It is common for construction firms to use a separate legal entity, such as a partnership, LLC or trust, to hold real estate or equipment that is leased to the operating entity. The ownership structure of that separate entity is typically similar to that of the operating entity. GAAP requires consolidation of certain entities under common control and accounting for the consolidation is time-consuming, costly and often provides very little meaningful information to users of the financial statements. Under the accounting alternative, lessees (construction firms) are not required to evaluate lessors (separate legal entity) for consolidation if the following criteria are met:

  • lessee and lessor are under common control;
  • lessee has leasing arrangement with lessor;
  • substantially all activities between the lessee and lessor are related to leasing activities; and
  • if lessee guarantees or provides collateral for obligation of the lessor related to the asset leased by the lessee, then the principal amount of the obligation does not exceed the value of the asset leased.

Accounting for Certain Receive-Variable, Pay Fixed Interest Rate Swaps (ASU No. 2014-09)

Construction executive management teams often find significant uncertainty in their day-to-day operations and may wish to limit their exposure to variable borrowing costs on significant capital improvements. Construction firms that enter into basic interest rate swap agreements can elect to apply the accounting alternative to reduce cost and complexity in accounting for the transaction. Certain criteria must be met to apply the simplified accounting alternative:

  • variable rate of the swap and the borrowing are based on the same index and reset period;
  • the terms of the swap are typical and there is no floor or cap on the variable interest rate of the swap unless the borrowing has a comparable floor or cap;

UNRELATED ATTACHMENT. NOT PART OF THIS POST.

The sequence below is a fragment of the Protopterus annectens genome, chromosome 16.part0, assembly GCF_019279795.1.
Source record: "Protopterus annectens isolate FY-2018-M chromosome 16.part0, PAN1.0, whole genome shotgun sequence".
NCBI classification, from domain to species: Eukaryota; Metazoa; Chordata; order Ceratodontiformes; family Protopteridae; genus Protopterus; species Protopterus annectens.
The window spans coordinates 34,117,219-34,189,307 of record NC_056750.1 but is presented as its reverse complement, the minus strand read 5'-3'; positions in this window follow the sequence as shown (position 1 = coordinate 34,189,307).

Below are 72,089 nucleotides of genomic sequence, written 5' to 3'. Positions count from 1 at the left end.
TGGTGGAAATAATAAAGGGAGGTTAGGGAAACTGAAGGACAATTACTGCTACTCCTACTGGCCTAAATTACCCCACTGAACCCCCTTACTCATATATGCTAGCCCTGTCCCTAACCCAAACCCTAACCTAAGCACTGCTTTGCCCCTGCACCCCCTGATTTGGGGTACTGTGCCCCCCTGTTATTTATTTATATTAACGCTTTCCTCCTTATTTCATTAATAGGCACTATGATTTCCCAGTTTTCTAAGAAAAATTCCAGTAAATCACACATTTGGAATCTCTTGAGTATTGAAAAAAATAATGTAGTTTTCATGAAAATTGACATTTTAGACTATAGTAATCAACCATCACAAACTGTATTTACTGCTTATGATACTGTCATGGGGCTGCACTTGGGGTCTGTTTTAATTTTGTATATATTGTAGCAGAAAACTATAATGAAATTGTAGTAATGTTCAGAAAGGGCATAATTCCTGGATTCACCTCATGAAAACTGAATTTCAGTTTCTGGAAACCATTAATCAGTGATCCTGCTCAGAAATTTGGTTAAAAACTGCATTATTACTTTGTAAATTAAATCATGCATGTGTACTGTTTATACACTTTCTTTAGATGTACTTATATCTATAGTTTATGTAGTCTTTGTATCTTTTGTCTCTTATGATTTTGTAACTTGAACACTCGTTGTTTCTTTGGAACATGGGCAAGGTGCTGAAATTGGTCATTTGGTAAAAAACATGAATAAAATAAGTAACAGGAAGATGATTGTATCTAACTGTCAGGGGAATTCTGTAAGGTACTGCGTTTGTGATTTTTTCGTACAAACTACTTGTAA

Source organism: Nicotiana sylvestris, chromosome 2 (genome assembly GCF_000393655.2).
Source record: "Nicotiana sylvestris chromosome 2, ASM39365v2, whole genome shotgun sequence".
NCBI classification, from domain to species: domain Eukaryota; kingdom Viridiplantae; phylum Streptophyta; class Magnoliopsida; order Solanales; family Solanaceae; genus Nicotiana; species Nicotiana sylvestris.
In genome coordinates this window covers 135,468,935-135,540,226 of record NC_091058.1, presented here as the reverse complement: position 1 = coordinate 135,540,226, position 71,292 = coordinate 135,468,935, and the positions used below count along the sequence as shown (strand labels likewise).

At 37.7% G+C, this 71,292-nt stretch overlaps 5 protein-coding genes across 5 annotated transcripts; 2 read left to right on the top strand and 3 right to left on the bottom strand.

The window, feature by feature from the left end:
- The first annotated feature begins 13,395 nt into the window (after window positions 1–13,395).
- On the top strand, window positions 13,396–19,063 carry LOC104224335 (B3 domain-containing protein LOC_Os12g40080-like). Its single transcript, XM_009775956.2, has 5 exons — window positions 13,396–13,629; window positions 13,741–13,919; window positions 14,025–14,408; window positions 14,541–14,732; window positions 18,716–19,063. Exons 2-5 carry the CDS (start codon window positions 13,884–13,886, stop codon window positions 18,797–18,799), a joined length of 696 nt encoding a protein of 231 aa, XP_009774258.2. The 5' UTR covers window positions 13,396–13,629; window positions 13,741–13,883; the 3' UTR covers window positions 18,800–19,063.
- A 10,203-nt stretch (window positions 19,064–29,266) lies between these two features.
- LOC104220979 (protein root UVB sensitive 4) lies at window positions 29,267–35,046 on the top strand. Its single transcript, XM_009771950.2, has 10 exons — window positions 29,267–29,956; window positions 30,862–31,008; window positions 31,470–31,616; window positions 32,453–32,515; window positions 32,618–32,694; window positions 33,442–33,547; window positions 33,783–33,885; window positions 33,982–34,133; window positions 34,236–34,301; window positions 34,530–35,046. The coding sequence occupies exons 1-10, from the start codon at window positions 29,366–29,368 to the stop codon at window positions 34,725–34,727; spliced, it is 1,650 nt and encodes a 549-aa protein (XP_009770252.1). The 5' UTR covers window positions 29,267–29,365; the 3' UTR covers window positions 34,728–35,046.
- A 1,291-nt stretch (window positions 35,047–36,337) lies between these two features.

• the repricing and settlement dates for the swap and borrowing match each other (or differ by no more than a few days);
  • the fair value of the swap at is at or near zero;
  • the notional amount of the swap matches the principal amount of the borrowing being hedged where the amount of the borrowing being hedged may be less than the total principal amount of the borrowing; and
  • all interest payments on the borrowing that occur during the term of the swap are designated as “hedged” whether in total or in proportion to the principal amount of the borrowing being hedged.

The accounting alternative further simplifies the accounting treatment by permitting the construction firm to record the interest rate swap at settlement value rather than fair value, as well as assume the hedge is effective with changes in settlement value recorded through other comprehensive income.

Construction executive management teams should discuss these accounting alternatives with their CPAs well in advance of any reporting period to understand the impact these alternatives will have on financial reporting. Once an in-depth understanding is obtained, construction firms should further discuss any elected accounting alternative with their bank, surety and other key professional advisors. When properly implemented, most construction firms will realize ongoing savings from these accounting alternatives and other projects identified by the PCC.

Leave a Reply

Your email address will not be published. Required fields are marked *